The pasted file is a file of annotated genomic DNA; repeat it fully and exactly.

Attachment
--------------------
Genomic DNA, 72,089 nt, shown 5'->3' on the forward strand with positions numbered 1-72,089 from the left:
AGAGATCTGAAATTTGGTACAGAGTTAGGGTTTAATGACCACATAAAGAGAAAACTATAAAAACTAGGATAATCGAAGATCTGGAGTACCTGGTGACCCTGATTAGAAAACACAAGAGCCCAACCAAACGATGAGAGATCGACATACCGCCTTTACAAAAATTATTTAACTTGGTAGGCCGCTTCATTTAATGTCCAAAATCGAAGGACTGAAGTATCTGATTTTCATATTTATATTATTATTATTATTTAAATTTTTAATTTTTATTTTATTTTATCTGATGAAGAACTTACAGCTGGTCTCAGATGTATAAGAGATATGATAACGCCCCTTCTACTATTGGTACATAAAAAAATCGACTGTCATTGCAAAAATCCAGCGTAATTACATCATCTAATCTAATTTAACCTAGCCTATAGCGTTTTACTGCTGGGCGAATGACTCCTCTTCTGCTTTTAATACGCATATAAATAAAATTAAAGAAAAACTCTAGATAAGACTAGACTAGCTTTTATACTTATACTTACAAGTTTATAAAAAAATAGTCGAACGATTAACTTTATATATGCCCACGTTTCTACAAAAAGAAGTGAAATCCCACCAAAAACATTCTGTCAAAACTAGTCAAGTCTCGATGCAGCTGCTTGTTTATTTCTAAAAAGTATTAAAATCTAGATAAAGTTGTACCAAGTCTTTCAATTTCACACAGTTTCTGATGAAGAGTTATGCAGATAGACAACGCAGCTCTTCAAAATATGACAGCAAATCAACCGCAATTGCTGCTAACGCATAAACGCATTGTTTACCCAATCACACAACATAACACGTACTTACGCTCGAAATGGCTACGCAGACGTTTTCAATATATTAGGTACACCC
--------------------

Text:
Genomic DNA, 72,089 nt, shown 5'->3' on the forward strand with positions numbered 1-72,089 from the left:
AGAGATCTGAAATTTGGTACAGAGTTAGGGTTTAATGACCACATAAAGAGAAAACTATAAAAACTAGGATAATCGAAGATCTGGAGTACCTGGTGACCCTGATTAGAAAACACAAGAGCCCAACCAAACGATGAGAGATCGACATACCGCCTTTACAAAAATTATTTAACTTGGTAGGCCGCTTCATTTAATGTCCAAAATCGAAGGACTGAAGTATCTGATTTTCATATTTATATTATTATTATTATTTAAATTTTTAATTTTTATTTTATTTTATCTGATGAAGAACTTACAGCTGGTCTCAGATGTATAAGAGATATGATAACGCCCCTTCTACTATTGGTACATAAAAAAATCGACTGTCATTGCAAAAATCCAGCGTAATTACATCATCTAATCTAATTTAACCTAGCCTATAGCGTTTTACTGCTGGGCGAATGACTCCTCTTCTGCTTTTAATACGCATATAAATAAAATTAAAGAAAAACTCTAGATAAGACTAGACTAGCTTTTATACTTATACTTACAAGTTTATAAAAAAATAGTCGAACGATTAACTTTATATATGCCCACGTTTCTACAAAAAGAAGTGAAATCCCACCAAAAACATTCTGTCAAAACTAGTCAAGTCTCGATGCAGCTGCTTGTTTATTTCTAAAAAGTATTAAAATCTAGATAAAGTTGTACCAAGTCTTTCAATTTCACACAGTTTCTGATGAAGAGTTATGCAGATAGACAACGCAGCTCTTCAAAATATGACAGCAAATCAACCGCAATTGCTGCTAACGCATAAACGCATTGTTTACCCAATCACACAACATAACACGTACTTACGCTCGAAATGGCTACGCAGACGTTTTCAATATATTAGGTACACCC